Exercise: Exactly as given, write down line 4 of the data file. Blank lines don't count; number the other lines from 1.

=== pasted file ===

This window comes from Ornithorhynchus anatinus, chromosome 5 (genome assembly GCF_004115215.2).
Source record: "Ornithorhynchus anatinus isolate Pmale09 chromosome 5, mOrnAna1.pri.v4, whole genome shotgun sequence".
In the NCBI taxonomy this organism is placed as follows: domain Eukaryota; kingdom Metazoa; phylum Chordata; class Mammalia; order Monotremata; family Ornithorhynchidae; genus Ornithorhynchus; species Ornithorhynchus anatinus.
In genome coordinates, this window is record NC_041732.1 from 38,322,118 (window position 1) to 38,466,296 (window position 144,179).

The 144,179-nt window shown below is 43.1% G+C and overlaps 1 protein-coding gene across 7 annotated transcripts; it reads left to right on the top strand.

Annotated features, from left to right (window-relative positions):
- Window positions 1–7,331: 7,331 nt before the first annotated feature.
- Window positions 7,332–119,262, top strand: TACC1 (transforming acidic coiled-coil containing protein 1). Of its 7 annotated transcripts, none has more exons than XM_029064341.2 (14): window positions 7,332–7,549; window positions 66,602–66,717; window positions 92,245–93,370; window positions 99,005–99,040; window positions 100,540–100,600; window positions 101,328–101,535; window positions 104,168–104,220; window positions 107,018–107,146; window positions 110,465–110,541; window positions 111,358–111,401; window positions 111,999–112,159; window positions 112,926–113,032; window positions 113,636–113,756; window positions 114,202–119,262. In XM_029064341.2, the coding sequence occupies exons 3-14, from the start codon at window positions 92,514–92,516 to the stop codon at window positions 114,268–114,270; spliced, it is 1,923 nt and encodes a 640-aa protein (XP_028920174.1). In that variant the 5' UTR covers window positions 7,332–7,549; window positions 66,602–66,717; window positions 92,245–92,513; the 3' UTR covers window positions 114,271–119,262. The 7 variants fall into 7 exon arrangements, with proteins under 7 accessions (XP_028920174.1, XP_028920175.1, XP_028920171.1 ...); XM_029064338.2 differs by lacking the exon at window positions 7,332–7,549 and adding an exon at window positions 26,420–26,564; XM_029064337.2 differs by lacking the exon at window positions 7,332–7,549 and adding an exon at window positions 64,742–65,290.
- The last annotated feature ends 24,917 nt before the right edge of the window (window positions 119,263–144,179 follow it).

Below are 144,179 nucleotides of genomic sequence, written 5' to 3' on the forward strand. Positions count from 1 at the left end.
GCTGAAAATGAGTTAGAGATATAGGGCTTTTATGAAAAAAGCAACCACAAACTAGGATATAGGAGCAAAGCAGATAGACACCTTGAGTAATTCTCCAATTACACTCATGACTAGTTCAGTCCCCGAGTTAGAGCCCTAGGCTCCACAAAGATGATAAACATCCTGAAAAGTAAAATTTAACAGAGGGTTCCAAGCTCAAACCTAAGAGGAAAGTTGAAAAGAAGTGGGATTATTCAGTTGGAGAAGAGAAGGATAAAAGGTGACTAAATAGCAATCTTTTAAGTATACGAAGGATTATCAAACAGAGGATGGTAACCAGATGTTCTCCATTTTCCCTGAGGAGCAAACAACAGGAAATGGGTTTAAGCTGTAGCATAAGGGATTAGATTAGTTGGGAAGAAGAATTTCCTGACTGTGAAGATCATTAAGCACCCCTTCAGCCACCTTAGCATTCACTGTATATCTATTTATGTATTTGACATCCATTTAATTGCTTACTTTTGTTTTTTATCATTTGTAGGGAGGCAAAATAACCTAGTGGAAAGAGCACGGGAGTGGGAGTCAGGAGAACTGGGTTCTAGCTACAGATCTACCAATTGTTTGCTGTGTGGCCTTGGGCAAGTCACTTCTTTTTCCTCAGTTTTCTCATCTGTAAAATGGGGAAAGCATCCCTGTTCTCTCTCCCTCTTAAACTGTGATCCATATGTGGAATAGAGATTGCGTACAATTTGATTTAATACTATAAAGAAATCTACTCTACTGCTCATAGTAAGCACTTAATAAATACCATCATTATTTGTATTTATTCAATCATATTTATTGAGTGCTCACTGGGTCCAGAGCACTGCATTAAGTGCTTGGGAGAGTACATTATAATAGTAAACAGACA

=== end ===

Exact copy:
In genome coordinates, this window is record NC_041732.1 from 38,322,118 (window position 1) to 38,466,296 (window position 144,179).